They also state that they condemn Russia's attempts to use food as a tool for destabilization and geopolitical coercion and reaffirm their commitment to solidarity and support.

The deal to export grain through the Black Sea from Ukraine is to be discussed by UN Secretary General Antonio Guterres and Russian Foreign Minister Sergey Lavrov.

The grain agreement was signed in July last year, with the mediation of the UN and Turkey, Reuters recalls.

With connections to the front: Peskov's son was part of Prigozhin's 'Wagner

The son of Kremlin spokesman Dmitry Peskov fought in Ukraine in the ranks of the private military company "Wagner", said Yevgeny Prigozhin, head of the PMC, DPA reported.

According to Prigozhin, Peskov Sr. personally discussed with him which of the war zones he should send his successor to.

The head of the private military company (PMC) advised the Kremlin spokesman not to send his son to the regular army, which Prigozhin repeatedly criticized for its poor equipment and problems with training and leadership, BTA clarifies. Nikolay Peskov, who lived in Great Britain for a long time, said in an interview with the Russian newspaper "Komsomolskaya Pravda" that he considers the service his duty, adds DPA. The 33-year-old man boasts that he received a medal.

Nikolay Peskov served as an artilleryman in the eastern part of Luhansk region under a different name after undergoing three weeks of military training.

The children of most representatives of the Russian elite are looking to get out of military service and "their parents are hiding them," adds Prigozhin. The heirs of leading figures in Russia are sent to universities, exempting them from military service, while the children of ordinary workers die in the war, the head of the private military company also said.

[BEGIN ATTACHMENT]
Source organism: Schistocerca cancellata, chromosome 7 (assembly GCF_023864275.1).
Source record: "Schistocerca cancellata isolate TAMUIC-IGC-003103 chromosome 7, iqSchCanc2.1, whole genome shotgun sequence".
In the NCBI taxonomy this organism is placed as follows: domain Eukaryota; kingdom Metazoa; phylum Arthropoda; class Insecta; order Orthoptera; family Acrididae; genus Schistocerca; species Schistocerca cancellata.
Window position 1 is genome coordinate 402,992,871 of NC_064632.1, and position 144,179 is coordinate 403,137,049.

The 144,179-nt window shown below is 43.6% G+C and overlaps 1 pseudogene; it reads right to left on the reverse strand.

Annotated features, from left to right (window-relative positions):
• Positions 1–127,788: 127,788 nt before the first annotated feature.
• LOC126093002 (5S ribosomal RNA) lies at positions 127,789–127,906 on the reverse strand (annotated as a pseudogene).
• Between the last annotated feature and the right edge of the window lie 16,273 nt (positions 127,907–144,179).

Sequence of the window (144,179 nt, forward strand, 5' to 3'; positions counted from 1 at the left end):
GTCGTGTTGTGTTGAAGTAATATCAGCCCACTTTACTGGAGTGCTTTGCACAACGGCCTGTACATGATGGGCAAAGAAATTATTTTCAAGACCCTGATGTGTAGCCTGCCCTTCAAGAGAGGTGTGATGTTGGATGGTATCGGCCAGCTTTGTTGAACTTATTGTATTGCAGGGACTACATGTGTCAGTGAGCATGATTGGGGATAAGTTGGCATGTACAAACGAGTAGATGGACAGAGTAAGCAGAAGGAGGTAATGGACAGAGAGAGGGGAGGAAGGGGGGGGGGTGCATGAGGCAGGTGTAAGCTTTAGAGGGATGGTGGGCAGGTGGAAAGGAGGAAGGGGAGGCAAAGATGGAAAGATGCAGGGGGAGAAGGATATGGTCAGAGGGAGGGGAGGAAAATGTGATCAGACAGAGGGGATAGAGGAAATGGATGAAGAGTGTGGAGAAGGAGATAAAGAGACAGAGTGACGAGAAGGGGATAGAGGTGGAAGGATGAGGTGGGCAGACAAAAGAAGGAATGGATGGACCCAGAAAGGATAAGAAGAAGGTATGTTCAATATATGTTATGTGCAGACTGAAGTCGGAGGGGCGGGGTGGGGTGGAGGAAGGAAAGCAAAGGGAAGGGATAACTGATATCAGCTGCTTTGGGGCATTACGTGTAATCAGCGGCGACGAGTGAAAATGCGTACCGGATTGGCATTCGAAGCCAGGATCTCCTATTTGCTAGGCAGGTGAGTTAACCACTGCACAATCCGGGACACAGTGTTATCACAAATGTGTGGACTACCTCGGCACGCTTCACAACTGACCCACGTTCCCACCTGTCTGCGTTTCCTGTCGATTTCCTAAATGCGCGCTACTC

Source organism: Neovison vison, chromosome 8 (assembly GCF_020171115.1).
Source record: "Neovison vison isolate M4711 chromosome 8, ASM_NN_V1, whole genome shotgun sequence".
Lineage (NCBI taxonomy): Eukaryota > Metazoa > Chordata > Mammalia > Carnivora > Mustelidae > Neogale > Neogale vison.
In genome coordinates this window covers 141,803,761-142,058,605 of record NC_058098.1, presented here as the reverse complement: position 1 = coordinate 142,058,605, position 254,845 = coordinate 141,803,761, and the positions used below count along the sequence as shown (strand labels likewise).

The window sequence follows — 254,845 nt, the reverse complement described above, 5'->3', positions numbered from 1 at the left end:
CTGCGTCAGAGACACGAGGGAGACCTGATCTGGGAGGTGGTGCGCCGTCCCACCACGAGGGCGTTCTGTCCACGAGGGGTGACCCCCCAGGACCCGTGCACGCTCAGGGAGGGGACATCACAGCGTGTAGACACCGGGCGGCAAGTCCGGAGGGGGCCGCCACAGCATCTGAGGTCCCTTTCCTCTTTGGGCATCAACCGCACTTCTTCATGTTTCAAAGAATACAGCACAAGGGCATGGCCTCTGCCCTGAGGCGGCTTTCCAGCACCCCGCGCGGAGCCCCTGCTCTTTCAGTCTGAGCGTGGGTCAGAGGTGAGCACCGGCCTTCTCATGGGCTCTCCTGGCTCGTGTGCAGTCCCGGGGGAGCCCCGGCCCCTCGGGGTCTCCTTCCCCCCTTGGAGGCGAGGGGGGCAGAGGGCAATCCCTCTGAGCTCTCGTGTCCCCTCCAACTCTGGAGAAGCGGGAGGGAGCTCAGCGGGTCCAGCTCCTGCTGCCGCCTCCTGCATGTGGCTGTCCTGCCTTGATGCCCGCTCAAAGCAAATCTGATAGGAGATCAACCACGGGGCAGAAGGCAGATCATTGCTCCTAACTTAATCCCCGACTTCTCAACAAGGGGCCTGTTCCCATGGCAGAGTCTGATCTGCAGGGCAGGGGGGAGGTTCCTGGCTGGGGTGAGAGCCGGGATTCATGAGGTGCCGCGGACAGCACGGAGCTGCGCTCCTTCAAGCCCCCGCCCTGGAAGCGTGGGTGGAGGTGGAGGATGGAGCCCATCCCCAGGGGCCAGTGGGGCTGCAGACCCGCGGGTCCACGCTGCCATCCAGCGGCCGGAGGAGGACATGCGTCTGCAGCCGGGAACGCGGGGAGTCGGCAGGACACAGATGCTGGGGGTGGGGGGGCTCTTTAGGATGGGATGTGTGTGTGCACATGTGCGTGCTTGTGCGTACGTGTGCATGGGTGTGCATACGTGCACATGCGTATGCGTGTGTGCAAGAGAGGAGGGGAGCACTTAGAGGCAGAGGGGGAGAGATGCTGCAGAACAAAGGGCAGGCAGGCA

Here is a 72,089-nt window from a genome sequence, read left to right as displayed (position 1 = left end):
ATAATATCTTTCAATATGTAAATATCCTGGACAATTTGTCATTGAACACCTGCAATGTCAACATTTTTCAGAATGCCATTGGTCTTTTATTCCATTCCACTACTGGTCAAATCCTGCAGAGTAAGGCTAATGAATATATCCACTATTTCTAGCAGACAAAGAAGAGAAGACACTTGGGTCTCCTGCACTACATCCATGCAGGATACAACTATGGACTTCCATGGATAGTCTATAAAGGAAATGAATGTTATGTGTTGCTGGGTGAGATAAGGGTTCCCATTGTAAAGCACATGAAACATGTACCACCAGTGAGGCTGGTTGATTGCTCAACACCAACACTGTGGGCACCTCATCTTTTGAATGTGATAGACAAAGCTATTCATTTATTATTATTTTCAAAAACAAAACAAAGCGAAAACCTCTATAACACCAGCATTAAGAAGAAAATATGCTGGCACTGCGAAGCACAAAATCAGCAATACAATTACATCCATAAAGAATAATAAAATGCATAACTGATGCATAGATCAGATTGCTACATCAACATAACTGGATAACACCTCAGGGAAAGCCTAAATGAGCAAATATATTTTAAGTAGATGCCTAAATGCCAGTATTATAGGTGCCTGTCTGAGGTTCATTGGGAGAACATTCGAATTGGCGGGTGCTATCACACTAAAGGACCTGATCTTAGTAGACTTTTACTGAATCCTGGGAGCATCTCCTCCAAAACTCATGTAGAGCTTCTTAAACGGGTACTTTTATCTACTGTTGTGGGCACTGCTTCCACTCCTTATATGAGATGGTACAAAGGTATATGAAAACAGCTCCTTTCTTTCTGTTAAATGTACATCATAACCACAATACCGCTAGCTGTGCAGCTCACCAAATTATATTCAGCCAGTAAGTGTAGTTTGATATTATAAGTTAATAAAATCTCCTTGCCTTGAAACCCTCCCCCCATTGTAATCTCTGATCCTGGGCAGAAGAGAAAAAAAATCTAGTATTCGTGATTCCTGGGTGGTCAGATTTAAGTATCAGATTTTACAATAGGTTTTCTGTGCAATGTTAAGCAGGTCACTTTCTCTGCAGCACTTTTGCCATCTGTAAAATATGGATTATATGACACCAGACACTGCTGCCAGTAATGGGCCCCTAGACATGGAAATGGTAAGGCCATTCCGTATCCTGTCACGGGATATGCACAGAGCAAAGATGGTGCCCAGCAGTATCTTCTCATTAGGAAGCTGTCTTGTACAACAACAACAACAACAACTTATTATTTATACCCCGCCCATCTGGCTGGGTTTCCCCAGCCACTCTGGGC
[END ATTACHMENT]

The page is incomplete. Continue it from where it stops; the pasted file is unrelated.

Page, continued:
Prigozhin does not present any evidence that Dmitry Peskov's son participated in the war in Ukraine. "Only I and the head of the personnel office knew about it," he says, adding that Peskov Jr. is currently on leave.

Leopard-2 in the backpack. Inflates in 10 minutes with a compressor

The Ukrainian army is massively using mock-ups instead of real Western equipment to fool the Russian occupiers. However, this is not something new, as similar tricks have been used since the First World War, writes “The Economist”.

The publication refers to the adviser of the Ukrainian Ministry of Internal Affairs, Anton Gerashchenko, who notes that these mock-ups from a satellite or drone are very difficult to distinguish from real weapons.

Ukrainians have been resorting to such decisions since 2014, when the war with Russia first began, said Andriy Rymaruk, a representative of the Come Back Alive organization. “True, at that time the quality of fakes should have been better”.

Since 2018, Come Back Alive has been working on inflatable prototypes that were used in military exercises before the full-scale Russian invasion.